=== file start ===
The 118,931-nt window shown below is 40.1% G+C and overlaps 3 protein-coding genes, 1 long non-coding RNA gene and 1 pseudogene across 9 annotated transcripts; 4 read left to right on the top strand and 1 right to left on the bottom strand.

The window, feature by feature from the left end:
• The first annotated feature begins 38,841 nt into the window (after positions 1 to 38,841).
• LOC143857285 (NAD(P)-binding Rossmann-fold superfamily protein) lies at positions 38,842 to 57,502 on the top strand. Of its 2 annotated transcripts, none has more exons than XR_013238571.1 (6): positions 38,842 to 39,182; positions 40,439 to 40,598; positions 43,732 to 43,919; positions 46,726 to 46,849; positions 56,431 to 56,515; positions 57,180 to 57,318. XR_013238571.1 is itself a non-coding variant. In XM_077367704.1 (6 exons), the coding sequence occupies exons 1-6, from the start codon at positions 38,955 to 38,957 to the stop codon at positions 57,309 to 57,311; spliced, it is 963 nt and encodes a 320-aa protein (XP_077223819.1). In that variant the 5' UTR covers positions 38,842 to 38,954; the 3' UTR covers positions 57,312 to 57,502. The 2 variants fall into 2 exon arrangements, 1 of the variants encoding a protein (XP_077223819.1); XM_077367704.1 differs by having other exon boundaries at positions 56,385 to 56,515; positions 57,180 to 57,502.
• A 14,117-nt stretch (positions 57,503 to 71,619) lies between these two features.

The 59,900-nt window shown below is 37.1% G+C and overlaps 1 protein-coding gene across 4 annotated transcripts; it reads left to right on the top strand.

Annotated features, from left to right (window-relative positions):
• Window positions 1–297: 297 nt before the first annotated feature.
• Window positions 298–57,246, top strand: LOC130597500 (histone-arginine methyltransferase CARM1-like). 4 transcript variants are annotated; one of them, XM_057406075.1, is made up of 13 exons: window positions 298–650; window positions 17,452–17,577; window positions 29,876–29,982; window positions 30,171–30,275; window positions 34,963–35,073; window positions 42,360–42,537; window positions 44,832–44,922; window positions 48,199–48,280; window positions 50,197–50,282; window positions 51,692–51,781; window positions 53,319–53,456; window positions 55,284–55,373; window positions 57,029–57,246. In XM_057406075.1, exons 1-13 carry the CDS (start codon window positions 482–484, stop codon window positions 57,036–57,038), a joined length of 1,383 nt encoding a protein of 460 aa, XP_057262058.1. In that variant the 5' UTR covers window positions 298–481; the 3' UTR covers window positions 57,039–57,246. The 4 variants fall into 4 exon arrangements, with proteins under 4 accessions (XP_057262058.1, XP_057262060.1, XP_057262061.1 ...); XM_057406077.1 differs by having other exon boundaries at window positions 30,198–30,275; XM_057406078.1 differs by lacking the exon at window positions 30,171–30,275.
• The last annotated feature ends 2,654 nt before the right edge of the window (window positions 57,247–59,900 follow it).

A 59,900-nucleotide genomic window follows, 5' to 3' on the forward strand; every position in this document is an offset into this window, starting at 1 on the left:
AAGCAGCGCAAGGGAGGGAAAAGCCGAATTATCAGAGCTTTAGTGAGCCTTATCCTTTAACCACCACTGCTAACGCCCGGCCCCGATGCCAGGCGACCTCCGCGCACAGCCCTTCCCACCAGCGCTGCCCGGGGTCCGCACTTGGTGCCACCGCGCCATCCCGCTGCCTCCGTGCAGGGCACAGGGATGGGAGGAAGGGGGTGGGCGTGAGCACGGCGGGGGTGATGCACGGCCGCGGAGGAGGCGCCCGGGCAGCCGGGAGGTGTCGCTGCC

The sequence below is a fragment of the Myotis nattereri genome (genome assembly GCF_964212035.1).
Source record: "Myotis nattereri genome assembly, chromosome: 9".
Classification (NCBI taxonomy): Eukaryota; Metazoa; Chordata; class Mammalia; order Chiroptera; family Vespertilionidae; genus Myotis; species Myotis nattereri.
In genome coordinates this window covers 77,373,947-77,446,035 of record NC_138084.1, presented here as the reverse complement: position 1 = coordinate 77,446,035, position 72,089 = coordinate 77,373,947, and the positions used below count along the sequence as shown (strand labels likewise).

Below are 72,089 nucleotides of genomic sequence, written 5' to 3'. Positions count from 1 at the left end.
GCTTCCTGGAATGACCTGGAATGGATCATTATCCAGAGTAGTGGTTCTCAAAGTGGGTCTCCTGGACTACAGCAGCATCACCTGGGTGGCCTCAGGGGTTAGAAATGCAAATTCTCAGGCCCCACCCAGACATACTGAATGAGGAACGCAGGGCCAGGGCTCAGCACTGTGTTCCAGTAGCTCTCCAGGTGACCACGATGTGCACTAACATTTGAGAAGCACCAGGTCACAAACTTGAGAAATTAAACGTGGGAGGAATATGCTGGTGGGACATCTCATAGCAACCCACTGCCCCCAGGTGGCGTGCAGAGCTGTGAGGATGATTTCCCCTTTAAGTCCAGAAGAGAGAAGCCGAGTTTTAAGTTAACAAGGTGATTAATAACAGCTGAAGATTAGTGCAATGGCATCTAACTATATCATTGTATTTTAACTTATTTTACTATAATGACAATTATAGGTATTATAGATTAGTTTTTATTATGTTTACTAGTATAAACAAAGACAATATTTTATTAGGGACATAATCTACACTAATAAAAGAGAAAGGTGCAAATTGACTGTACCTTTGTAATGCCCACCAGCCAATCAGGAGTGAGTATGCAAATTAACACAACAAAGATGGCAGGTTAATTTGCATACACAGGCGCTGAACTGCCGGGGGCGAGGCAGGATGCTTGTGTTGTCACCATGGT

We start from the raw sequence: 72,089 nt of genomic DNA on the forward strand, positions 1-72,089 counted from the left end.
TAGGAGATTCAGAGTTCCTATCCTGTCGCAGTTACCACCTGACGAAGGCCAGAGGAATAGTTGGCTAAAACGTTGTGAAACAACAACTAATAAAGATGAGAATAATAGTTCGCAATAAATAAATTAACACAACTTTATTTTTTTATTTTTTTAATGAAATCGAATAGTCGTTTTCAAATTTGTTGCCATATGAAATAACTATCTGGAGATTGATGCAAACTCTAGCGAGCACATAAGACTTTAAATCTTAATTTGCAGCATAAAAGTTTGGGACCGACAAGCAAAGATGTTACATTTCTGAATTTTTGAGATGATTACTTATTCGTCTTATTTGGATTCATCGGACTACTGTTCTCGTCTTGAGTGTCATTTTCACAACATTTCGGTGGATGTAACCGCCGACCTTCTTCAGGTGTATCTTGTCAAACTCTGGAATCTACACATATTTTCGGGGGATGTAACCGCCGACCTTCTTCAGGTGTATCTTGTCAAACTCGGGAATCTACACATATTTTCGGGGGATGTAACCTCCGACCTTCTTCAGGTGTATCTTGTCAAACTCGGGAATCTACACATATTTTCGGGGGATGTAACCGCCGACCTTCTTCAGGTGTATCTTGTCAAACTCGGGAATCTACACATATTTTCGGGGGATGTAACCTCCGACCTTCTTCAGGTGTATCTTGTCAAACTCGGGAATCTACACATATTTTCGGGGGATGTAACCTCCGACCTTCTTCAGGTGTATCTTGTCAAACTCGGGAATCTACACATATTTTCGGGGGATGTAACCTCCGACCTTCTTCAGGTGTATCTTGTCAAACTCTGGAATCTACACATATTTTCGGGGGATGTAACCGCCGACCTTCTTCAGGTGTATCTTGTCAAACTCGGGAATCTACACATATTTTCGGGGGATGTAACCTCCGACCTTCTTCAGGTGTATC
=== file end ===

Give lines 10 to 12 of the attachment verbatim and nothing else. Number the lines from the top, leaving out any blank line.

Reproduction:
• The last annotated feature ends 2,654 nt before the right edge of the window (window positions 57,247–59,900 follow it).

A 59,900-nucleotide genomic window follows, 5' to 3' on the forward strand; every position in this document is an offset into this window, starting at 1 on the left:
AAGCAGCGCAAGGGAGGGAAAAGCCGAATTATCAGAGCTTTAGTGAGCCTTATCCTTTAACCACCACTGCTAACGCCCGGCCCCGATGCCAGGCGACCTCCGCGCACAGCCCTTCCCACCAGCGCTGCCCGGGGTCCGCACTTGGTGCCACCGCGCCATCCCGCTGCCTCCGTGCAGGGCACAGGGATGGGAGGAAGGGGGTGGGCGTGAGCACGGCGGGGGTGATGCACGGCCGCGGAGGAGGCGCCCGGGCAGCCGGGAGGTGTCGCTGCC